The stories of the men commemorated on the memorials
Welcome to www.HintleshamWarMemorial.com
There are 43 names on the war memorials in Hintlesham and Chattisham in Suffolk. But who were they and what were their connections to this part of the world? This website presents fragments of their lives and their relationship to this corner of England. I hope you find what you are looking for.
There is also a section devoted to other local men who died in the two World Wars who have local connections, but are not listed on our villages' memorials.
As the years pass, the historic footprint left by those killed in war is deeper than that of those who survived. None the less, we also remember those who returned home from ALL conflicts, often bearing the physical and mental scars of war, for their service and sacrifice.
HintleshamWarMemorial.com welcomes comments, corrections and especially your contributions of photographs and information.
Thanks for visiting,
A Century of Remembrance
In June, it will be 100 years since Hintlesham War Memorial was dedicated and unveiled. The whole village turned out to see the huge monument which bore the names of 23 men killed in the Great War. The crowd in the road was 6 deep in places, straining to get a better look as the Bishop, High Sheriff and the congregation poured out of the church ... and a photographer was there to capture the moment.
On Sunday 14 June 2020, we will re-dedicate our memorial and unveil a new name, Harold G Tipple, which is to be added. We also want to “recreate” a village photograph to mark the moment. There will be a brief church service at 11:00 am followed outside by the unveiling, re-dedication and the photograph at 11.00am.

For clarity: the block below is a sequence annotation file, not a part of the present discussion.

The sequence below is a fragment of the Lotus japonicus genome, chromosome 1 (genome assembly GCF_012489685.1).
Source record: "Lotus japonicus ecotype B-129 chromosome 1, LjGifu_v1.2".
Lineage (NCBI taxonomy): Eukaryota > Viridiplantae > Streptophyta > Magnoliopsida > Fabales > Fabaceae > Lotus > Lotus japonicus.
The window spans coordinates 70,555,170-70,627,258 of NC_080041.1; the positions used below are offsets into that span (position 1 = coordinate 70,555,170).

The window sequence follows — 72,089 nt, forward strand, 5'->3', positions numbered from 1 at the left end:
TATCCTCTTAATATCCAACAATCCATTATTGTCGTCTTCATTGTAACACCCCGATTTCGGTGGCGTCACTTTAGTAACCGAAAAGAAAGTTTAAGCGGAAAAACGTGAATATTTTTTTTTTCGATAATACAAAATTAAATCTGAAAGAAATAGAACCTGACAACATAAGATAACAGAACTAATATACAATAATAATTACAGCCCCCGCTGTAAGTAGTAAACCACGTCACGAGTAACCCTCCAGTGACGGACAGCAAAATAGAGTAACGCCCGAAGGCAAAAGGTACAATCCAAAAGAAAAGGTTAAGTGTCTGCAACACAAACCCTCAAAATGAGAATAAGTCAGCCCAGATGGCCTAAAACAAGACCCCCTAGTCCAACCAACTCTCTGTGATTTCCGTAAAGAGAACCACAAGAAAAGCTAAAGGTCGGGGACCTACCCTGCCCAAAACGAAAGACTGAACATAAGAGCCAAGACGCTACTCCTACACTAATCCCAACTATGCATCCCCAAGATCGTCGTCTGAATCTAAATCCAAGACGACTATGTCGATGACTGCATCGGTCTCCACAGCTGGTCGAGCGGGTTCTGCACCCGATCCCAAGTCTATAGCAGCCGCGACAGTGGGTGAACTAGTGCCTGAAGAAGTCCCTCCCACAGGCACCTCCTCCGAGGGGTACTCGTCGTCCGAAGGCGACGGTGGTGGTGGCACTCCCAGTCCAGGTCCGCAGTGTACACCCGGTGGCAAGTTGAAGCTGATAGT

If ever there were a moment when EVERYONE was welcome – this is it. Please come and join in all, or just part, of the morning. Come dressed in your normal clothes, this is not a re-enactment of the 1920’s. There’s a plan for a Village Picnic on the Playing Field from 12:00 noon – more about that nearer the time.
On Sunday 10 November 2019, St Nicholas Church in Hintlesham was the venue for the annual Remembrance Service which was led by Jenny Cox. It was particularly poignant because for the first time in 80 years, Pilot Officer Harold Tipple was commemorated, both within the church and at the memorial.
The events surrounding Plt Off Tipple's crash near Hintlesham were recalled. Also the stories of Wesley Green , who died 100 years ago, and Benjamin Welham who died 75 years ago, were shared with the 50 strong congregation.
Special Service Of Remembrance 2018
Over the last couple of years the memorial's condition has slowly, but surely, improved. Gentle cleaning and several treatments of a herbicide spray has removed all of the moss, algae and lichen. In July 2018, Hintlesham & Chattisham Parish Council paid for Suffolk Masonry Services to repair and re-paint the lettering.
Before The Great War …
In 1901, Alfred & Mary Green lived at 23 George Street and next door were Charles and Sarah Green. Between them they had seven sons ranging in age from 4 to 13. One can imagine them going to school and playing in the fields. The Great War claimed the lives of two sons from each family.
"Who dare tell the lambs in spring,
What fate the later season brings?"
100 years on …
Children from Hintlesham & Chattisham Primary School regularly visit the memorial and learn about remembrance.
Photograph by kind permission of the school.
Primroses and daffodils bloom on the grave of Wilfred H Green who died on 26 April 1924. His grave is adjacent to the Hintlesham war memorial which also bears his name. He came home after the Great War, but was physically and psychologically damaged.
For many years his gravestone was heavily covered in moss and lichen. Now, Wilfred's details are only obscured by flowers in spring.
Gerald Main is an experienced presenter / lecturer and is available to give illustrated talks about the "Men on The Memorial". Donations to the War Memorial Trust.
In Flander's Fields
by John McRae
In Flanders fields the poppies blow
Between the crosses, row on row,
That mark our place; and in the sky
The larks, still bravely singing, fly
Scarce heard amid the guns below.